In the Playground - Miami Playa, Tarragona, Spain, 1981

It's the summer of 1981. The school year is over. No more driving up to Salou for several weeks to my five year old son's school, El Colegio Elizabeth. Instead, my days are now busy with taking him to different activities. Down by the main coastal road there's a swing park that we frequent. It's a pleasure to watch him smile as he runs about and interacts with children from different places. Being a foreigner isn't so important here in the playground.

You can hear French, Spanish, English, and Catalan ringing out in between squeals of giggles and loud laughter. But, it's the giggling that is the common language.  It binds the children together and supersedes all adult concerns about politics, prejudices and the latest shocking events in the news.

For example, here in Catalunya, Catalan is being used more and more. It's become a scandal almost. People say that in order to get into the university at Tarragona you need to speak Catalan. Too bad if you're from Madrid, or some other part of Spain, for the chances are that you won't know Catalan. At the end of last term at El Colegio Elizabeth, some parents got angry at meetings. They had asked a question in Spanish but the headmaster responded in Catalan.

"Catalunya is part of Spain!  Spanish is the language of Spain. How dare you answer us in Catalan!"

Even at the weekly market, from one week to the other, all of a sudden everyone is speaking in Catalan. Normally they speak it among themselves, certainly not to foreigners.

"If you're going to live here in Catalunya, you better learn Catalan!"  Yikes. What happened to the normally cheery woman whose oranges I buy?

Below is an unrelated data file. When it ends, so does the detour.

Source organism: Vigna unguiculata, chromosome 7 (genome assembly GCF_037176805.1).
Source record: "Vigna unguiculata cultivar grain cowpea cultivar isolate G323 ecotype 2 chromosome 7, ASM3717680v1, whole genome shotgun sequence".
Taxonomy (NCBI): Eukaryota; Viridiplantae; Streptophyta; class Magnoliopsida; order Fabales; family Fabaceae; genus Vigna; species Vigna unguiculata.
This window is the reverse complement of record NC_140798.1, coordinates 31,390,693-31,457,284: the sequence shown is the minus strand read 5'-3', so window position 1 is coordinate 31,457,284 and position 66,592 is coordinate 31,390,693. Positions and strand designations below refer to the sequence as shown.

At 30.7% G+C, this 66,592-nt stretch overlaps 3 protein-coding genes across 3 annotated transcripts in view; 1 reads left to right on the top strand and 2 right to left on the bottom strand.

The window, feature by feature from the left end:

I've already learned Spanish, what more do they want? If Catalan people were to live in Scotland, nobody in Scotland would expect them to speak Gaelic or even any words remotely related to the Scottish dialect. Stuff that up your jumper.

All around me young children communicate with one another. It doesn't matter if they're talking in French, Spanish, English or Catalan. They offer toys, they offer smiles, they chase one another and run zig-zag in make-believe worlds where everyone is accepted; where even the baddies and the goodies change roles.

I keep thinking about the actress, Romy Schneider who has just lost her son in a freak accident. It's been in the news a lot. He was climbing over a metal fence and got impaled. I can't get the image of her son being impaled out of my mind and of how she, his mother must be feeling. I wonder how many other parents are right now overly-protective, fearful that something similar could happen to their children?

When my son runs over to the swings with another little boy I shout out to him, "You be careful! Hang on tight. You could fall and hurt your head!"  But I don't think he hears me due to the laughter of the  children in the playground, and  the music coming from the bar close by. It's Julio Iglesias who's singing away,"Hey" followed immediately by "De Nina a Mujer".

My son swings back and forth, going higher and higher, then he jumps off, landing perfectly on his two feet. He looks up in my direction me as if to say, "See? There's nothing to worry about."

I give a sigh of relief.

"Hi, how are you?"  It's my Flemish  friend who has just arrived with her two boys. "What are you thinking about?"

"Julio Iglesias!  If he were to ask me to dinner, I would not refuse!"

Her boys run over to where my son is and the three play together.

"Gosh, it's hot today. I made cold soup. Come by later and have some." She's smiling at me, her long dark hair glistening in the late afternoon sun.

"Sounds good."

I enjoy being with my Flemish friend.  I help her with her Spanish and English,  and she helps me with my French. Occasionally we'll even come up with a Catalan word. Ha ha. We glide from one language to another without a thought. I believe it's because we just like to talk to each other that makes us able to use different languages even mid-sentence.

I'm not familiar with the Flemish culture. I only know that my Flemish friend keeps to herself, doesn't mix much with anyone. Perhaps she and I would not ever have become friends if it hadn't been for our sons.  They brought us together. It's as if the simplicity of how children play and laugh so easily has made us less cynical, less prejudicial and more accepting.

And so the frustrations about life in Cataluyna and concerns over shocking events in the news dissipate as we sit on a wooden bench, converse about recipes and watch our children play in the playground.